Spiral' Movie Review: A Rapid Fire of Sadistic Deaths
- Published: Thursday, 13 May 2021 21:56
- Written by Lupe R Haas
Chris Rock got the ball rolling on adding another entry to the SAW franchise with him starring in SPIRAL: FROM THE BOOK OF SAW. While SPIRAL does forge a new path in this latest chapter, the gimmicks are the same with a rapid line of deaths that will have squeamish viewers look away for the majority of the film.
Rock plays Detective Ezekiel “Zeke” Banks who along with rookie partner (Max Minghella) investigate the grisly murders by a Jigsaw copy cat. As executive producer, Rock recruited another big name with Samuel L. Jackson playing his father, and former police chief.
At a run time of 133 minutes, the action and deaths are relentless and gruesome. Right out of the gate, a sadistic killing kicks off the endless deaths with no time to recover in between.
The torture game is pretty much the same except the victims don't have long to ponder their sins or make a moral choice like in past SAW movies. SPIRAL can best be described as "torture porn" because of the sadistic violence. Certain scenes may trigger your gag reflex so it's not for the faint of heart. This viewer spent most of the time avoiding the screen.
The first SAW relied heavily on the moral dilemma between Jigsaw's victims. Director James Wan and writer/star Leigh Whannell (THE INVISIBLE WOMAN, UPGRADE) brought a refreshing take on the horror genre with a new kind of killer. However, the SAW movies became increasingly more violent with each sequel and less substantive. At least in SPIRAL, the plot is compelling as is Rock and Minghella's characters, but you don't feel much compassion for the victims because of their crimes.
The violence in SPIRAL is relentless. There's perhaps two scenes were there is some levity between characters, but every other scene is a murder. For all the sick puppies of the world, this may sound like a dream come true.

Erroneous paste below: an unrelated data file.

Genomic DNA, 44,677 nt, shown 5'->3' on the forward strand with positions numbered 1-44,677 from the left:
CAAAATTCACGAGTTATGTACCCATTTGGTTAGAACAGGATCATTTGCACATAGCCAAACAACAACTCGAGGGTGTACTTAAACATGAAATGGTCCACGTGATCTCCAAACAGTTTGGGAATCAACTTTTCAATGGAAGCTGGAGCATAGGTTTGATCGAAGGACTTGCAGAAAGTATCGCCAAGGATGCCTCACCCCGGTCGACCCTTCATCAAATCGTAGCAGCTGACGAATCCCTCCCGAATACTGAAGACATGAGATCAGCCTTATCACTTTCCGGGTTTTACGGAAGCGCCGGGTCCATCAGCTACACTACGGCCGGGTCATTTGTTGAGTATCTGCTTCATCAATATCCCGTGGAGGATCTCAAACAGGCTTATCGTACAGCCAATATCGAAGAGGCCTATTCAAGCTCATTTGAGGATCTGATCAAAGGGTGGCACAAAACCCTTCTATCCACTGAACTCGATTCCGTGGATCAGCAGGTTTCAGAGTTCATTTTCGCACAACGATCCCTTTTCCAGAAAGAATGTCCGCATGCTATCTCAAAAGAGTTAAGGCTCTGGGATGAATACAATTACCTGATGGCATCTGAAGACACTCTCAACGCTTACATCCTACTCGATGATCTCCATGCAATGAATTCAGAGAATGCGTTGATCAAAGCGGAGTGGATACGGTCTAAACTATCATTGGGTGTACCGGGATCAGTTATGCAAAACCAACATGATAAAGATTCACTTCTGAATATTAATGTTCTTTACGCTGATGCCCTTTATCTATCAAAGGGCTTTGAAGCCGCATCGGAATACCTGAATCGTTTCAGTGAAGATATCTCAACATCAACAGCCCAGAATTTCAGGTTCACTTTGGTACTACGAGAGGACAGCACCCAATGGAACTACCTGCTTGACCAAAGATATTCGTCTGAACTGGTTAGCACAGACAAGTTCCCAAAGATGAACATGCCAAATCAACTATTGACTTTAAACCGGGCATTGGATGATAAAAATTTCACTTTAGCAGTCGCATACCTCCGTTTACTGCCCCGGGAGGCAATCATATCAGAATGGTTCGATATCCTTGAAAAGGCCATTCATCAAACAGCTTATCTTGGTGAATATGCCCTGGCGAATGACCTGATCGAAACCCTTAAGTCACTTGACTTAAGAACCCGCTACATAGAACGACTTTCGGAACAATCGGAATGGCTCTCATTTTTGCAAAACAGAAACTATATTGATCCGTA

The ordering of scenes seemed out of sequence. You'd have a character going to a location for no apparent reason, and then they'd disappear for a chunk of the movie. Other times flashbacks are utilized to revisit the victim's past actions that got them trapped in the game, but you're watching it from Zeke's perspective who wasn't there as he stands over the person's mutilated body.
The abrupt ending felt unsatisfying because of the lack of closure for the sake of continuing the story.
Chris Rock is obviously making an effort to expand his acting chops with more dramatic roles as evidenced with this role and as a mob boss in the last season of Fargo. While he plays an interesting character, Rock screams his dialogue so often, it feels like we're watching a comedy sketch and a punch line is coming.
While it felt like a SAW movie, SPIRAL is more of a revenge thriller with a story that resonates around a hot topic that has divided this country - police reform.
SPIRAL is now showing in movie theaters.